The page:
Ernest Van Der
EYKEN (b. 1913) In Flanders' Fields Vol. 47 String Quartet No.2 (1943)  Twee melodieen (1942) [8.46] Trio per flauto, violino e viola (1989) [20.38] Sonatine voor Sofie (1983) [6.36] Concerto per otto strumenti a fiato (1999) [15.46]
Mate Szucs (viola);
Jozef de Boenhouwer (piano); Denis Pietre Gustin (flute); Andre
Siwi (violin); Therese Marie Gilissen
(viola); Naove Musiche String Quartet; Wind Ensemble Bellerophon/Jan
rec. Studio The Right Place Brussels, January 2006 (String
Quartet No.2; Twee Melodieen; Sonatine); Royal Music Conservatory
Brussels, January 1999 (Trio); live, Festival of Flanders,
Mechelen, October 2000 (Concerto) PHAEDRA 92047 [70.14]
I suppose that
it’s a sign of the times: composers are definitely getting
older. Van der Eyken is now a lively 94 and the Concerto recorded
here was written when he was an athletic 86 year old. I notice
also that this disc marks volume 47 - no less - of a series
recorded by Phaedra over the past decade entitled ‘In Flanders’ Fields’.
If, like me, you have missed out on this incredibly extensive
series of discs of rarely heard music, mostly of the last century,
who hail from Belgium and Holland, you will be glad to know
that there is a complete listing in the back of the booklet.
Intriguing reading it makes. For example Volume 18 consists
of four orchestral works of Van der Eyken and Volume 5 consists
of songs by one of his teachers August de Boeck (d.1937).
Let’s spin through
these five works and try to let you know what to expect. The
disc opens with the striking, four movement, Second String
Quartet written during the darkest days of the Second World
War. Particularly in the longish first movement I was reminded
of Alban Berg, say the Quartet Op. 3. There is a toughness
to the counterpoint but also, and this is significant for all
of the works here, an emphasis on melodic line and counterpoint.
It is concise and challenging. For my taste the recording is
too bright and I turned the treble right down on second hearing.
Next up ‘Twee
melodieen’ scored for viola and piano in a language consistent
with the quartet having been written just two years earlier.
This is an astringent work but also curiously melodic and
it casts its spell successfully. Van der Eyken, as well as
being a prolific composer was/is also a viola player - as
well as teacher and conductor. It shows in the way he utilizes
the full instrument and exploits its unusual corners. This
is a really useful repertoire piece for violists and at only
nine minutes duration a useful length to form a part of a
The programme notes
by Jask van Holen, although disappointingly brief, do emphasise
Van der Eyken’s use of and interest in melody. This is especially
noticeable in the short ‘Sonatine voor Sofie’ which
is almost neo-classical and quite different from the other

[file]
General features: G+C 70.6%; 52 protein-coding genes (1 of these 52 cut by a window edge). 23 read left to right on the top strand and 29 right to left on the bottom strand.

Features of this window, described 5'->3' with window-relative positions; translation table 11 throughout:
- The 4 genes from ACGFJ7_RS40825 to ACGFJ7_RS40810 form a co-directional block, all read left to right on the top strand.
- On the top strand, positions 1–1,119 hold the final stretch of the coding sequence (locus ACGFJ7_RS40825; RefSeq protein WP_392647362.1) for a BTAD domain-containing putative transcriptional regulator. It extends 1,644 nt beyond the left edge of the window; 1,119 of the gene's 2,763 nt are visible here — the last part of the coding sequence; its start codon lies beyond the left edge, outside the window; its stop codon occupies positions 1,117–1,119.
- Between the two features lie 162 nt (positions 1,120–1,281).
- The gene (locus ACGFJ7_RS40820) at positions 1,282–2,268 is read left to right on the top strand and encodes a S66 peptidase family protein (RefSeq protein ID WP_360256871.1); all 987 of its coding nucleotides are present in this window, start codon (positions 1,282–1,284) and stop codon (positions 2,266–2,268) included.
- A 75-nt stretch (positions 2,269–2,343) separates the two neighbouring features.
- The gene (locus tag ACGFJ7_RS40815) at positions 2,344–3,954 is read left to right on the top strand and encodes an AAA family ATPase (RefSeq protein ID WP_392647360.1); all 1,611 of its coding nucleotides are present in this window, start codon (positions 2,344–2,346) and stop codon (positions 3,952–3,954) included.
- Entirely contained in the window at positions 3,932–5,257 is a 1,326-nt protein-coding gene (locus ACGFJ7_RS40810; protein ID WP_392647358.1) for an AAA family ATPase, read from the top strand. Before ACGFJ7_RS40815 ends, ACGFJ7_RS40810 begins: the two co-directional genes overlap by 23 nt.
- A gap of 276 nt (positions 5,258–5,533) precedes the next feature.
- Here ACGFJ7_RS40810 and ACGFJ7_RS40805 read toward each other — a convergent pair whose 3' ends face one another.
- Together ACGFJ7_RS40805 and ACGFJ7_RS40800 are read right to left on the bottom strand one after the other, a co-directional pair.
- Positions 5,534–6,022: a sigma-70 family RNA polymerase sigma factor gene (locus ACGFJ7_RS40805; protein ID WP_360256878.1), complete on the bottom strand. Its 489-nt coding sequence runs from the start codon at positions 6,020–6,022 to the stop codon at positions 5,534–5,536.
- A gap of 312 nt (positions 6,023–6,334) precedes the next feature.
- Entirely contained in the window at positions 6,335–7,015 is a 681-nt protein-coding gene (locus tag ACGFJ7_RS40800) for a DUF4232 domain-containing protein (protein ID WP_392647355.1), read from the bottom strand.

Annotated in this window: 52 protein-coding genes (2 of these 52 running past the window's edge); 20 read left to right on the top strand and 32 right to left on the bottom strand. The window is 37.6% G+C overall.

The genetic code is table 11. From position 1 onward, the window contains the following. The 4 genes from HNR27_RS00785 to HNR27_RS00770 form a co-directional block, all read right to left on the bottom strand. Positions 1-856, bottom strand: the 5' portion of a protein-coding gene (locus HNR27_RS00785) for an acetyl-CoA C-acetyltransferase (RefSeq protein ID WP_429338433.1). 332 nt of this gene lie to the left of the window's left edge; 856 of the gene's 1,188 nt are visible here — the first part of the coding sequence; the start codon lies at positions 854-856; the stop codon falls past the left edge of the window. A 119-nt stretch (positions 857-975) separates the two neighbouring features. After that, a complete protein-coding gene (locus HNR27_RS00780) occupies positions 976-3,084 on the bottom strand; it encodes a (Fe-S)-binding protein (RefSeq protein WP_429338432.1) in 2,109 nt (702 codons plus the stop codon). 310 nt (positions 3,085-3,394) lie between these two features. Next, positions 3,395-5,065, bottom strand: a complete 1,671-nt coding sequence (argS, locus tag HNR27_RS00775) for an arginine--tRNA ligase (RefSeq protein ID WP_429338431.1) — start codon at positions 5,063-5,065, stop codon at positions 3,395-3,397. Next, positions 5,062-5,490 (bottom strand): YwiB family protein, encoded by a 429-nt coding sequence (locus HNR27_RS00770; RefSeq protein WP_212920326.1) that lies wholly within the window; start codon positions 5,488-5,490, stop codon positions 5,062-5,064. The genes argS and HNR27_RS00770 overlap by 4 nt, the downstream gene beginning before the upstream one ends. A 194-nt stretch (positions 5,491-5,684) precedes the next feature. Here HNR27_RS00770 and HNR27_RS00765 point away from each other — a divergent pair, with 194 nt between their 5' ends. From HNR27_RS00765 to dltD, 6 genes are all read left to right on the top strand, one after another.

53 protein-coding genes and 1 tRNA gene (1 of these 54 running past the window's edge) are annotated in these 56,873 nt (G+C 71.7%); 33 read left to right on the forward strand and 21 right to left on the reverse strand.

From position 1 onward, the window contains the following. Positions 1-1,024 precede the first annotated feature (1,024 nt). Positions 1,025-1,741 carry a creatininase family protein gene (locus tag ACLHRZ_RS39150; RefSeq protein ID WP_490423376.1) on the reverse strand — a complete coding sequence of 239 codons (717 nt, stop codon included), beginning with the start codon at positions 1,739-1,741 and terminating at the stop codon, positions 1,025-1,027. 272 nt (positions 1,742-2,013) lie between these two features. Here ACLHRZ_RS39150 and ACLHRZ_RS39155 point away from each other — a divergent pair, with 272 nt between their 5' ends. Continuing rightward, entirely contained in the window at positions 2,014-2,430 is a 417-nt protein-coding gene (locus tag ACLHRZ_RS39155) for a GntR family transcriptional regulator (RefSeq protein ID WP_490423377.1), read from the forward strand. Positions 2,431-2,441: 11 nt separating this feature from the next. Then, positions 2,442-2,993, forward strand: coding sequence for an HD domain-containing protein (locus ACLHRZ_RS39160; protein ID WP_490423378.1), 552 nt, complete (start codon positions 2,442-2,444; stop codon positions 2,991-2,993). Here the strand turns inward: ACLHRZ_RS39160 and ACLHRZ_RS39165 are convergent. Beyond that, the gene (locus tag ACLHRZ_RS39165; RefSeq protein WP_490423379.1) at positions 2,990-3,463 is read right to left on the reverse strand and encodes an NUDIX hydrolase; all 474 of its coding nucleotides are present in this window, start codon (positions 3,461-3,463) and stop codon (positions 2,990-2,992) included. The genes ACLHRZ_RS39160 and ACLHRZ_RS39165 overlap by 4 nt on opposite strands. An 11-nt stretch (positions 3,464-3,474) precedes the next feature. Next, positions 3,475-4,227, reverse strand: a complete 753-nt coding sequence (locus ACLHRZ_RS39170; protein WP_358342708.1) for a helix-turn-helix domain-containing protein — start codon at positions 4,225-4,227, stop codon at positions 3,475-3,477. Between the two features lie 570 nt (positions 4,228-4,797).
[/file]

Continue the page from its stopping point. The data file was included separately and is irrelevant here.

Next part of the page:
works here. Although in three movements they are played as
one and have attractive, interconnected material. Like the
whole CD, the performance of this work seems to be absolutely
ideal. It appears that the composer was present for quite a
number of these recordings.
The Trio is
a studio recording but it has great clarity and presence. It
is a divertimento, again perhaps classical in inspiration,
in three movements with a central slow movement which for me
is the most moving track on the CD. The outer movements are
not atonal but roam around freely within a wide-ranging set
of tonal parameters.
I did not and have
not yet taken to the 1999 Concerto. It is somewhat acerbic
and is the only piece on the disc in which I detect an element
of note-spinning in its free-ranging tonality. You could be
forgiven whilst listening to this piece for thinking that you
have stepped back into the world of Hindemith, a composer,
according to the liner-notes who much influenced Van der Eyken.
Nevertheless the work throws up some interesting instrumental
combinations and, certainly at its opening, creates a fascinating
and slightly forbidding atmosphere, before a wistful flute
cadenza leads into a somewhat mechanistic Allegro. This is
fine playing with considerable attention to detail and natural
To sum up, this
is well crafted music and quite typical of its period. To my
way of thinking the fact that it is so little known may, partially
at least, be down to its lack of a strong personality and profile
and of real emotional depth. But I have found living with this
music an attractive proposition. Only at moments in the Concerto
did it allow my mind to drift aimlessly. So if you are feeling
adventurous you could do worse than try this disc out.
Founding Editor Rob Barnett Senior Editor
John Quinn Seen & Heard Editor Emeritus Bill Kenny Editor in Chief
Vacant MusicWeb Webmaster
David Barker MusicWeb Founder Len Mullenger
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